- Boston, Lincolnshire, St Botolph's Church: The Stump, lantern interior, 62 misericords.
- Bristol, St Mary Redcliffe Church: Twin porches, Perpendicular interior, 1,200 roof bosses.
- Brompton, Kensington, London, Holy Trinity ("HTB"): Evangelical Anglican church where the Alpha course was first developed.
- Brent, London, St Gabriels, Cricklewood, a New Wine church home to an historic organ used in BBC radio recitals.
- Burford, Oxfordshire, St John's Church: Merchants' guild chapel, Red Indian memorial, Kempe glass.
- Canterbury, Kent, St Martin's: oldest surviving CofE parish church of English origin
- Cheadle, Staffordshire, St Giles's Church: Pugin's complete 13th-century recreation.
- Christchurch, Dorset, Christchurch Priory: Norman exterior, Decorated screen, Perpendicular tombs and chantries.
- Cirencester, Gloucestershire, St John the Baptist's Church: Perpendicular porch, fan vaults, merchants' tombs.
- Culbone, Somerset, St Culbone's Church: smallest parish church in England
- Doncaster, St George's Minster: "South Yorkshire's most majestic building"
- Earls Barton, Northamptonshire, All Saints' Church.
- Fairford, Gloucestershire, St Mary's Church: Complete set of medieval glass, stone carvings, misericords.
- Gawber, Barnsley, St Thomas the Apostle: a most beautiful small church in South Yorkshire
- Grantham, Lincolnshire, St Wulfram's Church: Steeple and west front, Decorated tracery, Corbel-table carvings.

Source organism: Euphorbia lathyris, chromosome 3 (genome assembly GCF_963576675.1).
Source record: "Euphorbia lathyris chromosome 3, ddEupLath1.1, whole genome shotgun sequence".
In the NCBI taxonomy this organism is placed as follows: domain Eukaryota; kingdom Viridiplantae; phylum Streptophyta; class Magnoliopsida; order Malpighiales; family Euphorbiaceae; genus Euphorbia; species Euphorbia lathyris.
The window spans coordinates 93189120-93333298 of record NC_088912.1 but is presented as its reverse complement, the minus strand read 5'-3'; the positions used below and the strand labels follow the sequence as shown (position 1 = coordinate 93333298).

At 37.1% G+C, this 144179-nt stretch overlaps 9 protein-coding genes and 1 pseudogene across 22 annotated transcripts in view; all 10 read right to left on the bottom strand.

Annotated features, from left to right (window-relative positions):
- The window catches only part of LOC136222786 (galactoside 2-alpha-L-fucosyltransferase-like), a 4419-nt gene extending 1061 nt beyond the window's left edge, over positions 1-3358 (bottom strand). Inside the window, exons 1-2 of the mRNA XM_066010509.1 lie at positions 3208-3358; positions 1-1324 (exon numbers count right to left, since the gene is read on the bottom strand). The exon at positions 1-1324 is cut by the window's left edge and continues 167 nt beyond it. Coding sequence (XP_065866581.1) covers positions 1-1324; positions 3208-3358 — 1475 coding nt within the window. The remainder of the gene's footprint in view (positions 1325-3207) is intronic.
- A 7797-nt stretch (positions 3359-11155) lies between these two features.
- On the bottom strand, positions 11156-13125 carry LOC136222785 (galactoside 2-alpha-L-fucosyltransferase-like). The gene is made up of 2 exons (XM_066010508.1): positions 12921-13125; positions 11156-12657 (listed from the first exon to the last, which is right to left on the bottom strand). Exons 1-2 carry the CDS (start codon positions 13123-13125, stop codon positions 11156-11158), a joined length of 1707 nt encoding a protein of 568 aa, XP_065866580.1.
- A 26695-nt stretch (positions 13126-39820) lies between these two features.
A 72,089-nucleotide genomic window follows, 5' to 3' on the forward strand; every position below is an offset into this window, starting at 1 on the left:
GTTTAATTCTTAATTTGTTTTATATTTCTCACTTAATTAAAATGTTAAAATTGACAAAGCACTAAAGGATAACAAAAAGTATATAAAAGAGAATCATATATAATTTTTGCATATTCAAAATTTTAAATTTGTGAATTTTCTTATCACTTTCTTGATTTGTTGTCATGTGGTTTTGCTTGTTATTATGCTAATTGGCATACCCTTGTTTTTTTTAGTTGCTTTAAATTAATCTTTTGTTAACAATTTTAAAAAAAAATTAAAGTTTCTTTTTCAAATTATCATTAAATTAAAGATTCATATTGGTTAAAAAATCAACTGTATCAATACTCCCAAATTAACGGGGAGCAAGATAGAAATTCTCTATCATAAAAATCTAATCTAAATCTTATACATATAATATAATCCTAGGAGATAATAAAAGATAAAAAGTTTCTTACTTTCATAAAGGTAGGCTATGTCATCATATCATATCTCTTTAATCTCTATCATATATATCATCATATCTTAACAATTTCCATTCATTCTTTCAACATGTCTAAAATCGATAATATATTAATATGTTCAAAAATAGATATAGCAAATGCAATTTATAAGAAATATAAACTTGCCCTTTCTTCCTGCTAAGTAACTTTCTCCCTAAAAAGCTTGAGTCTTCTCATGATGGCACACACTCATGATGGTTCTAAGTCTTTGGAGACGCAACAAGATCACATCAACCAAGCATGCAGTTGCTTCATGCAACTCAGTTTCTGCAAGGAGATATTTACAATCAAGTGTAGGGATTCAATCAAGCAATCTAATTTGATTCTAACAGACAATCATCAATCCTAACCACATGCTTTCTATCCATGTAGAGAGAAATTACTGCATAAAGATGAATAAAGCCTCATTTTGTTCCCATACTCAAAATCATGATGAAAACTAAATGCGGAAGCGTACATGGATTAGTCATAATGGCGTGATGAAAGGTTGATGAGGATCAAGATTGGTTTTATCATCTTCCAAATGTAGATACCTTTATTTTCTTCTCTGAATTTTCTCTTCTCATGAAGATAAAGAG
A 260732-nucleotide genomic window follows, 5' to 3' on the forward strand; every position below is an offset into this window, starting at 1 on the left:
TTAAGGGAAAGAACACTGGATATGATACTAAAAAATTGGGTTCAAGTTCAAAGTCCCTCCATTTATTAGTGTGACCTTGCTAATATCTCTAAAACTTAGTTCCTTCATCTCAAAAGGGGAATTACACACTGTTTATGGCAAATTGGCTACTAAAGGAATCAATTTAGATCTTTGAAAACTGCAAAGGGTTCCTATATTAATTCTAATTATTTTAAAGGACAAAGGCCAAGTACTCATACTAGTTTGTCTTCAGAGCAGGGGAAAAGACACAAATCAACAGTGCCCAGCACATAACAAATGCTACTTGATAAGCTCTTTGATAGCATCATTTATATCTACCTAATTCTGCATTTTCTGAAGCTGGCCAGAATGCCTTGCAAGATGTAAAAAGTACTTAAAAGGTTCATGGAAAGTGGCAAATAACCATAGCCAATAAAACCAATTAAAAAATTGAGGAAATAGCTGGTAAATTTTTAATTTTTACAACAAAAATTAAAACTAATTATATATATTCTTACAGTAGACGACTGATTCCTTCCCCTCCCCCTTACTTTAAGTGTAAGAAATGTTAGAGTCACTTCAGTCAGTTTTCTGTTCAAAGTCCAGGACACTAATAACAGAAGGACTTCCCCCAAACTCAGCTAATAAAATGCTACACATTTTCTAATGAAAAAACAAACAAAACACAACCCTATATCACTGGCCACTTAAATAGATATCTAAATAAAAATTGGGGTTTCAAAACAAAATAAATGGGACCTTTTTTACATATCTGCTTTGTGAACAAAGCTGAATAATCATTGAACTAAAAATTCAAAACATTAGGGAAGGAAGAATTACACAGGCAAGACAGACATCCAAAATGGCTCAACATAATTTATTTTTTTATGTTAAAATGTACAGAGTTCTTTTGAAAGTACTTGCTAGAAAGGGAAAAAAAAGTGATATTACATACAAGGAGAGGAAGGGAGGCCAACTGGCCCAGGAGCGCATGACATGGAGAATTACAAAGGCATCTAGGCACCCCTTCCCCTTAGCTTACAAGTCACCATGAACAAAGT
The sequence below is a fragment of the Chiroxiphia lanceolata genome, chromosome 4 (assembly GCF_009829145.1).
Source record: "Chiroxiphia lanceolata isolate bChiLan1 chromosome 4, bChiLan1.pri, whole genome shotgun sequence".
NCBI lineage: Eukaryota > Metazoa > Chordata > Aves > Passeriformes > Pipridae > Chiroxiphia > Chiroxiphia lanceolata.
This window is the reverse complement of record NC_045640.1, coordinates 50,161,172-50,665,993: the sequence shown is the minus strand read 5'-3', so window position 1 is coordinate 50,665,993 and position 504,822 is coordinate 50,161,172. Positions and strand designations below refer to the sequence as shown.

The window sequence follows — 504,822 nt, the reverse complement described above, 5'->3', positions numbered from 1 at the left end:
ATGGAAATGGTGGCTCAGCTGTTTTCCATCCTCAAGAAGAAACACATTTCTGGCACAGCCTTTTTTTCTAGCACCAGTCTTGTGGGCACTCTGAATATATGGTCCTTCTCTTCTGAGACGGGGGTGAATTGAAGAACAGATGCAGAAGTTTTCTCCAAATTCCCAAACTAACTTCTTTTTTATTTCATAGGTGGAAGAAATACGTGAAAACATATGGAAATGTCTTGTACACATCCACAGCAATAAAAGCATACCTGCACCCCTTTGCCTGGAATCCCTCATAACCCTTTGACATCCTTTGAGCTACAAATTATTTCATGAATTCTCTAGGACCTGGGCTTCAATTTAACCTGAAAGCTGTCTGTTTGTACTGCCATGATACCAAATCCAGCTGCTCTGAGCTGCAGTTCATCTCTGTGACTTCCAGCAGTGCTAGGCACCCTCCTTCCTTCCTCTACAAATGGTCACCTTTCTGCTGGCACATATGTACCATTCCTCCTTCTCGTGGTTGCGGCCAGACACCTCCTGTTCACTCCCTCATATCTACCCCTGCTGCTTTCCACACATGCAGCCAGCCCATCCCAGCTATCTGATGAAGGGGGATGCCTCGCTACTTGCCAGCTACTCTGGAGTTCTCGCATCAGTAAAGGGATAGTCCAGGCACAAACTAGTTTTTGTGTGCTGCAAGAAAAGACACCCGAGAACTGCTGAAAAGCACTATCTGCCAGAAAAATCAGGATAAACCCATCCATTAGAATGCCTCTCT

- Hull, Yorkshire, Holy Trinity Church: claims to be the largest parish church in the country
- Leeds, Minster and Parish Church of St Peter: Leeds has no Anglican cathedral, so the Minster has several administrative functions below that of Bradford, Ripon and Wakefield Cathedrals.
- Liverpool, Our Lady and St Nicholas: Liverpool's 'sailors' church', traditional emigrant's landmark on leaving for the New World
- Long Melford, Suffolk, Holy Trinity Church: Richest East Anglian church, Clopton Chantry, Lily Crucifix, medieval glass.
- Ludlow, Shropshire: St Laurence's Church: Medieval Palmers' glass, Pietà bench-end, civic tombs.
- Ottery St Mary, Devon: Miniature Exeter Cathedral, painted roof, fan-vaulted aisle.
- Patrington, East Riding of Yorkshire, St Patrick's Church: Octagonal tower top, Decorated carvings throughout.
- Pershore Abbey, Worcestershire: former abbey restored by George Gilbert Scott
- Plymouth, Devon, St Andrew's Church: rebuilt after World War II
- Selby, North Yorkshire, Selby Abbey: Norman nave, chancel stiff-leaf, east window tracery with medieval glass.
- Sherborne, Dorset, Sherborne Abbey: Complete fan vault, carved bosses, misericords.
- Tewkesbury, Gloucestershire, Tewkesbury Abbey: Norman nave, 'Son of York' bosses, Despenser tombs, medieval glass.
- Walpole St Peter, Norfolk, St Peter's Church: Nave woodwork, font cover, 'bolt-hole' tunnel.
- Warwick, Warwickshire, St Mary's Church: Beauchamp Chapel and tombs.
- Westminster, London, All Saints, Margaret Street: Anglo-Catholic shrine.
- Westminster, London, St Margaret's: the parish church of the British Houses of Parliament
- Churches Conservation Trust
- Historical development of Church of England dioceses
- Architecture of the medieval cathedrals of England
- Stained glass - British glass, 1811-1918
- Greater Churches Group
- Pevsner, N.; et al. (1951–74). The Buildings of England (46 vols. ed.). London: Penguin Books.
- Jenkins, Simon (1999). England's Thousand Best Churches. photog. Paul Barker. London: Allen Lane. ISBN 0-7139-9281-6.
- Morris, Richard (1989). Churches in the Landscape. London: J. M. Dent & Sons.
- The Ground Plan of the English Parish Church by A. Hamilton Thompson
- Church of England website
- Find a Church in the Church of England ("A Church Near You")
- Historical resources on the Church of England